When is the best time to visit Queensland?

Are you thinking of exploring Queensland? Do you know when the seasons are or when to come? Then come and discover the climate & best time to tour the state!

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On this page:
Tropical Queensland (wet season, dry season, conclusion)
Temporal Queensland (yearly average temps., conclusion)

Map of where Cairns, Mackay and Rockhamption is in Quuensland

It can be a little hard to plan when to visit Queensland because it has 5 different climate zones! But these can be broken down into 2 main areas.

The top two thirds of the state is classified tropical, which typically have hot monsoonal wet and dry seasons.

The southern third of the state is typically as humid tropical, which classified has a cool and a hot season.

Northern tropical Queensland (Mackay and above)

It has 2 seasons, the wet season (summer) which runs from November - April, and the dry season (winter) which runs from May - October.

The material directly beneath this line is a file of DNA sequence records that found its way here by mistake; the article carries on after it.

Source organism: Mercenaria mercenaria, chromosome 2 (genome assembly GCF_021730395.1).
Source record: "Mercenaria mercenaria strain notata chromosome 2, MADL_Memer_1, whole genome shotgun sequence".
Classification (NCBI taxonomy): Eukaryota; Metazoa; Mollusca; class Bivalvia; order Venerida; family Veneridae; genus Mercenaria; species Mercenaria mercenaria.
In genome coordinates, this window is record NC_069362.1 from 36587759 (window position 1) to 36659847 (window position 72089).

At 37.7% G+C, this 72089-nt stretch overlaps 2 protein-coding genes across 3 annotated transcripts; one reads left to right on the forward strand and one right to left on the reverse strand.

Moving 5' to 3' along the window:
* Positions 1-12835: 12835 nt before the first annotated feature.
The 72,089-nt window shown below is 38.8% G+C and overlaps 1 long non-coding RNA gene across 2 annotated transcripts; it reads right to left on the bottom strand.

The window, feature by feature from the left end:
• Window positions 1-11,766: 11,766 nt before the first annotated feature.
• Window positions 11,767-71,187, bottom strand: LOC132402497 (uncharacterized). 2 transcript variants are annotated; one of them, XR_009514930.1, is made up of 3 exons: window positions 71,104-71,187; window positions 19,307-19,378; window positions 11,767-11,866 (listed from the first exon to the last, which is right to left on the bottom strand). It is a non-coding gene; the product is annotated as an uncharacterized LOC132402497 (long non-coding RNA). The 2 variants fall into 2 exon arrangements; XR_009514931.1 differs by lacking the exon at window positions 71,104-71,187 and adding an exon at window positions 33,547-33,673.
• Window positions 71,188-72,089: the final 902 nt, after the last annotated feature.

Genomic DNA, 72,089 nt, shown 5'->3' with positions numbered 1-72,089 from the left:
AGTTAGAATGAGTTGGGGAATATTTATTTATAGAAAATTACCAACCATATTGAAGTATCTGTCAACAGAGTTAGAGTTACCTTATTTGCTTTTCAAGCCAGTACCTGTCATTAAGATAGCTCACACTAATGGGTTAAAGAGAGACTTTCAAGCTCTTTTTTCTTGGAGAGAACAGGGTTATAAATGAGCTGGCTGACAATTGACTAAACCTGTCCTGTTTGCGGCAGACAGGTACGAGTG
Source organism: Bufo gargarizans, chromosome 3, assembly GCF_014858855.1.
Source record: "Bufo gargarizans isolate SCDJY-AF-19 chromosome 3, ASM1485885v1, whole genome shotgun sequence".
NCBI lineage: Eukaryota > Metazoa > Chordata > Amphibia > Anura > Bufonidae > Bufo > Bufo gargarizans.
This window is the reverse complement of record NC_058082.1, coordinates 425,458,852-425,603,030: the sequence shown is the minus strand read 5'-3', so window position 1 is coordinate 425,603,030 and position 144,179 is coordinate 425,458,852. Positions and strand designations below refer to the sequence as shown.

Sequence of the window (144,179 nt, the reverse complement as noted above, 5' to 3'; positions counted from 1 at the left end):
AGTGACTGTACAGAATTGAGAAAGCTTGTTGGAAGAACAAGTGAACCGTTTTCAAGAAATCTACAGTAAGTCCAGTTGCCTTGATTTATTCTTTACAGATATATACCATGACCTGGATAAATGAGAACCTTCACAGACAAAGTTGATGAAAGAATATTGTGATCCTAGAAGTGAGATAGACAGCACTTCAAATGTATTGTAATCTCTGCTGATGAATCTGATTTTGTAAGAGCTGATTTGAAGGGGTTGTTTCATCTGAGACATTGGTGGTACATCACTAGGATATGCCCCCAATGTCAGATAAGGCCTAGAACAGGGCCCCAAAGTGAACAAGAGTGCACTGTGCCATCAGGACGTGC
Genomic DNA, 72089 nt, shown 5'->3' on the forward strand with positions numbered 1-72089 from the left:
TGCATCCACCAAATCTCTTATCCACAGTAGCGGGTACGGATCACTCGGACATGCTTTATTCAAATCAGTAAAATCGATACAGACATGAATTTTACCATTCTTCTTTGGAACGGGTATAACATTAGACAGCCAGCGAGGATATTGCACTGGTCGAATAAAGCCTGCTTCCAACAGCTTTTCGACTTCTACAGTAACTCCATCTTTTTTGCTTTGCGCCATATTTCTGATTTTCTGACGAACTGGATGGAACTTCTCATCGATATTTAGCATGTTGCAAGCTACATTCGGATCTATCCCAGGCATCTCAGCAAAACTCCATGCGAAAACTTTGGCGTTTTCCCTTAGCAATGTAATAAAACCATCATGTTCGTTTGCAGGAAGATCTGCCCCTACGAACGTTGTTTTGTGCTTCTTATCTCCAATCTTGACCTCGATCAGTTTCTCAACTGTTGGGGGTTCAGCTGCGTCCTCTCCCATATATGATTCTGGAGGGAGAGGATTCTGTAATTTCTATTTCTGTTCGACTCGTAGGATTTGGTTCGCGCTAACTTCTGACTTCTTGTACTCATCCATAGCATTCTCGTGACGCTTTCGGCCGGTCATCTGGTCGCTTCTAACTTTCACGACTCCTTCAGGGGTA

Wet Season: November - April

A girl swimming in the rain at Fraser Island, Queensland
Even when it rains you will want to swim!

During this time it is typically very hot and humid. In Cairns temperatures are often above 31°C and humidity levels around 75%.

However, once you factor in humidity levels, the real temperature often exceeds 35°C. Night time temperatures average around 21 - 22°C. The temperature of the water is around the 29°C mark.

It should be noted that during the wet season you can expect torrential rains, tropical thunderstorms and it is not unusual for one part of the coast to be hit by a cyclone each wet season. Floods are also a very real possibility.

This means that many parts of northern Queensland become inaccessible if the roads are not made from bitumen. Dirt roads become mud, and some roads become unsafe even for experienced 4WD drivers. So don't expect to go where ever you want during the wet season. Flooding can also turn bitumen road into no-go areas.

You also cannot swim on beaches, unless they are netted, because of potentially deadly Stingers (a term given to all jelly fish that have a sting to them). There are potentially fatal box jellyfish (Chironex fleckerii) and the Irukandji jellyfish. If that's not enough risk for you, there is also the deadly salt water crocodile to contend with.